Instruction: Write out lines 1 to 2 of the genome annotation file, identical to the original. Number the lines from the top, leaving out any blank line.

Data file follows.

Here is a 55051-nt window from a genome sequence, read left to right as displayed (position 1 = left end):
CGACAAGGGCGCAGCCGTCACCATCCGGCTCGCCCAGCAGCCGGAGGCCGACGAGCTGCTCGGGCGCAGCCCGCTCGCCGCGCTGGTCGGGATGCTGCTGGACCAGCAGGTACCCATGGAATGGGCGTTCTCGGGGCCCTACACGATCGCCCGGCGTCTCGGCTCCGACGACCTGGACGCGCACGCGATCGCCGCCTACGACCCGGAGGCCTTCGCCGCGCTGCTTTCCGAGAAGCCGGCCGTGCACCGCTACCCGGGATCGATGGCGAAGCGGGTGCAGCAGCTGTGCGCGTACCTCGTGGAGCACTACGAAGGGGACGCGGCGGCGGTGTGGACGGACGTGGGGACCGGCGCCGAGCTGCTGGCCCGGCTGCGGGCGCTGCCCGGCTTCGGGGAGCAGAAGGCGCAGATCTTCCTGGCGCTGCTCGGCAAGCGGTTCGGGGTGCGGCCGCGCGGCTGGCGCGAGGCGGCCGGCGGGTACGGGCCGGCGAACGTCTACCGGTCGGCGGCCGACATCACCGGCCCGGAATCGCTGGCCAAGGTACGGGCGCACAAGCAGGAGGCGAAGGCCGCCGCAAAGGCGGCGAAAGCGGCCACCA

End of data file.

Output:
Here is a 55051-nt window from a genome sequence, read left to right as displayed (position 1 = left end):
CGACAAGGGCGCAGCCGTCACCATCCGGCTCGCCCAGCAGCCGGAGGCCGACGAGCTGCTCGGGCGCAGCCCGCTCGCCGCGCTGGTCGGGATGCTGCTGGACCAGCAGGTACCCATGGAATGGGCGTTCTCGGGGCCCTACACGATCGCCCGGCGTCTCGGCTCCGACGACCTGGACGCGCACGCGATCGCCGCCTACGACCCGGAGGCCTTCGCCGCGCTGCTTTCCGAGAAGCCGGCCGTGCACCGCTACCCGGGATCGATGGCGAAGCGGGTGCAGCAGCTGTGCGCGTACCTCGTGGAGCACTACGAAGGGGACGCGGCGGCGGTGTGGACGGACGTGGGGACCGGCGCCGAGCTGCTGGCCCGGCTGCGGGCGCTGCCCGGCTTCGGGGAGCAGAAGGCGCAGATCTTCCTGGCGCTGCTCGGCAAGCGGTTCGGGGTGCGGCCGCGCGGCTGGCGCGAGGCGGCCGGCGGGTACGGGCCGGCGAACGTCTACCGGTCGGCGGCCGACATCACCGGCCCGGAATCGCTGGCCAAGGTACGGGCGCACAAGCAGGAGGCGAAGGCCGCCGCAAAGGCGGCGAAAGCGGCCACCA